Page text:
Customer Reviews

4.7 out of 5 stars
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Most Helpful Customer Reviews

61 of 62 people found the following review helpful By J. E. Holden on 20 Nov. 2003
Format: VHS Tape
'Oh Garance! Tu ne m'aime pas!' Is just about the saddest line ever spoken in cinema.
Four characters, (loosely based on historical French figures) vye for the eye of the beautiful and serene Garance. The four stereotypical male character types that have continuously made great cinema over the last century. The cold millionaire aristocrat, the genius criminal, the amiable noble adventurous lover and finally our tragic hero, the romantic artist. Each seek her in their own way, yet each selfishly encroaches her formidable freedom with their tragic flaws. The romantic needs her exlusively and needs her unconditional love, the aristocratic will only ever see her as an object, he will never 'love as a poor man'. The lover is too full of dramatic hyperbole for her truthful sensibility and the criminal can never love, for his dark humour and excessive intelligence can not grasp its simplicity. For it is true, 'L'amour, c'est simple.' but it is also tragical and farcical. This film does justice to this fact on a grand and beautiful scale and certainly deserves its plaudits as one of the top ten best films of all time.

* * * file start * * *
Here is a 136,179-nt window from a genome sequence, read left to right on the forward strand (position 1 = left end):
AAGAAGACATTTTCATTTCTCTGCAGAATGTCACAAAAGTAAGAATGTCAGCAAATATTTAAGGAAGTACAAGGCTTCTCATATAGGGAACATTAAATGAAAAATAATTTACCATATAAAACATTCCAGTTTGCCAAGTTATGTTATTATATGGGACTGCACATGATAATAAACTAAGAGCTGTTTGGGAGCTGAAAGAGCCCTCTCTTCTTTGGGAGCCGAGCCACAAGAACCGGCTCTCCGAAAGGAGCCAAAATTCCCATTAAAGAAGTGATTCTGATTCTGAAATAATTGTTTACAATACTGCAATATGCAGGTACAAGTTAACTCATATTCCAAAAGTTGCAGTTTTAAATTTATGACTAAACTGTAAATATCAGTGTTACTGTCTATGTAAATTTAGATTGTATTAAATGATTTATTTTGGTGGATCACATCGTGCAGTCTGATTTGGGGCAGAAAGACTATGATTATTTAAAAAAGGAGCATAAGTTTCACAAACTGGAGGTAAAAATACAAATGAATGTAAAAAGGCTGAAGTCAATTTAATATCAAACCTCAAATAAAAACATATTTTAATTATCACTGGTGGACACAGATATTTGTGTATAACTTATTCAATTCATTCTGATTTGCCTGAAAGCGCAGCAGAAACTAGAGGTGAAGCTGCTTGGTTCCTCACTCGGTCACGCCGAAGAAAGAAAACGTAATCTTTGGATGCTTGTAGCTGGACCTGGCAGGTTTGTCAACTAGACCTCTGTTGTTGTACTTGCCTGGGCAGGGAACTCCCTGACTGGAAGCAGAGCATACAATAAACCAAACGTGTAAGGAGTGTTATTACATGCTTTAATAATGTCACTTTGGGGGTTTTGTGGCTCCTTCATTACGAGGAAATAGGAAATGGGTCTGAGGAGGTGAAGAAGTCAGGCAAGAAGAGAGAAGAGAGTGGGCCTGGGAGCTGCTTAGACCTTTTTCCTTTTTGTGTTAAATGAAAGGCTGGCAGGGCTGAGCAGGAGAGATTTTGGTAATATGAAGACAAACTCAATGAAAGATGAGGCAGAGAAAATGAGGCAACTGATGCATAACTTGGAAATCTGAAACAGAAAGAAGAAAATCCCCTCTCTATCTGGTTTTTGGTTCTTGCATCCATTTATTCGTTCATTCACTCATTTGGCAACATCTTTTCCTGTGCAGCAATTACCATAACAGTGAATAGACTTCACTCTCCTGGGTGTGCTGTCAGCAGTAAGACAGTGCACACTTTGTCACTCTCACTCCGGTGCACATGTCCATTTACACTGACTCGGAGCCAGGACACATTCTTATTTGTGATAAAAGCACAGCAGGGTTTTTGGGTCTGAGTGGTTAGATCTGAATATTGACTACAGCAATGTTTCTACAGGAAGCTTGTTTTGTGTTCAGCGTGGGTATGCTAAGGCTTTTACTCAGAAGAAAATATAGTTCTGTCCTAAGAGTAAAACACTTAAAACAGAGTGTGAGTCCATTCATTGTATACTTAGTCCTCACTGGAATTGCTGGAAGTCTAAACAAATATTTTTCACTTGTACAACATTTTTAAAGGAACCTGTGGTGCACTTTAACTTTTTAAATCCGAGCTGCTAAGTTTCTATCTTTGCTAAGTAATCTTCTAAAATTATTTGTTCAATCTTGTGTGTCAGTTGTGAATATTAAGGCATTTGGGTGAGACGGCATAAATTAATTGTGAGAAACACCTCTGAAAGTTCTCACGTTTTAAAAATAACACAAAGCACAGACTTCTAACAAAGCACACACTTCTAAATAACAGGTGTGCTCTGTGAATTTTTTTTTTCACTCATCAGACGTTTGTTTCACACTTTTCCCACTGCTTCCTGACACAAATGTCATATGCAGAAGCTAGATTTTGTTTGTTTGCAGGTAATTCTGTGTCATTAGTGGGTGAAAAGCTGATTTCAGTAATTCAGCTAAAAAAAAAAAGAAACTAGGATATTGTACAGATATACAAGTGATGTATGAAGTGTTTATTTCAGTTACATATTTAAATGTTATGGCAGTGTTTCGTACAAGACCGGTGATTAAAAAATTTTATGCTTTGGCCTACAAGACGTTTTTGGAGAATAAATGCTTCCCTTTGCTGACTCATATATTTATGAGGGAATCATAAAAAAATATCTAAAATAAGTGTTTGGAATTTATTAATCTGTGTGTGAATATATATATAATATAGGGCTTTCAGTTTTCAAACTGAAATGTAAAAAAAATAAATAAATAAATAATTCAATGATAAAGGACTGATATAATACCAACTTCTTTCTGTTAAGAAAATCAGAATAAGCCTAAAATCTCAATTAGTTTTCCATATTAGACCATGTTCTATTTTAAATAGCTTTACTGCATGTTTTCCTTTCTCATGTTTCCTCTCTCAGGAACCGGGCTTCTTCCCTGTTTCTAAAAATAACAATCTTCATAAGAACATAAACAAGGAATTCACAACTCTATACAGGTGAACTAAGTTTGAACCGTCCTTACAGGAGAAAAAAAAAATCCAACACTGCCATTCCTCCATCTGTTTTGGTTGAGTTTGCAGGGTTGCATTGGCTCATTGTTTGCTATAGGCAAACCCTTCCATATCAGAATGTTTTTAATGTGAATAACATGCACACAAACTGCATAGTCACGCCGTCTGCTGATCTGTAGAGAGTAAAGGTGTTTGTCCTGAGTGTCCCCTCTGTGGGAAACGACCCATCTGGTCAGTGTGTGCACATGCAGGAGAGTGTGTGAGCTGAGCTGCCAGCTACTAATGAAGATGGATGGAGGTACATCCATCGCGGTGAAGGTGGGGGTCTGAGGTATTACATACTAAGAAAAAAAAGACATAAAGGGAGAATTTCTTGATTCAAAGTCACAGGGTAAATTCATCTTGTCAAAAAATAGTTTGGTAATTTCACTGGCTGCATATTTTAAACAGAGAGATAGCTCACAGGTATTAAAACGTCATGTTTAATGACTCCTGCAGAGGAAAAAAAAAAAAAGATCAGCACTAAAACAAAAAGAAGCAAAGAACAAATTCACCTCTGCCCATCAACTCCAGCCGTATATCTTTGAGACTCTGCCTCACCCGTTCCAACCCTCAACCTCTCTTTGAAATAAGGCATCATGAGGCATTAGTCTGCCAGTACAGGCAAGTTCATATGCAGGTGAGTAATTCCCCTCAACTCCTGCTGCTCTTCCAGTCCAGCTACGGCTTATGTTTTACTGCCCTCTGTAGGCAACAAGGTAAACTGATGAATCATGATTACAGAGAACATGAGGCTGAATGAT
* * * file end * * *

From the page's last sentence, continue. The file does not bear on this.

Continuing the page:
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32 of 33 people found the following review helpful By M. Warburton on 4 Dec. 2006
Format: DVD
Simply the greatest French Film of all time. Made in Paris whilst Paris was still under Nazi occupation this quite beautiful Film is wonderfully cast, acted, written and directed. Many great French films can lay claim to being the greatest, but Les Enfants Du Paradis is for me the greatest of all time because it is the richest, most humane & powerful. Let the human emotions of the French Theatre it is set in and around wash over you as you marvel at the performances and the characters journey's. I can't tell you too much as that would be give away what is a gift of a Film. If you like, love or are curious about French cinema, start with this Film and you'll not be disappointed.
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4 of 4 people found the following review helpful By Mr. Geoffrey H. Thorne on 20 Mar. 2012
Format: DVD Verified Purchase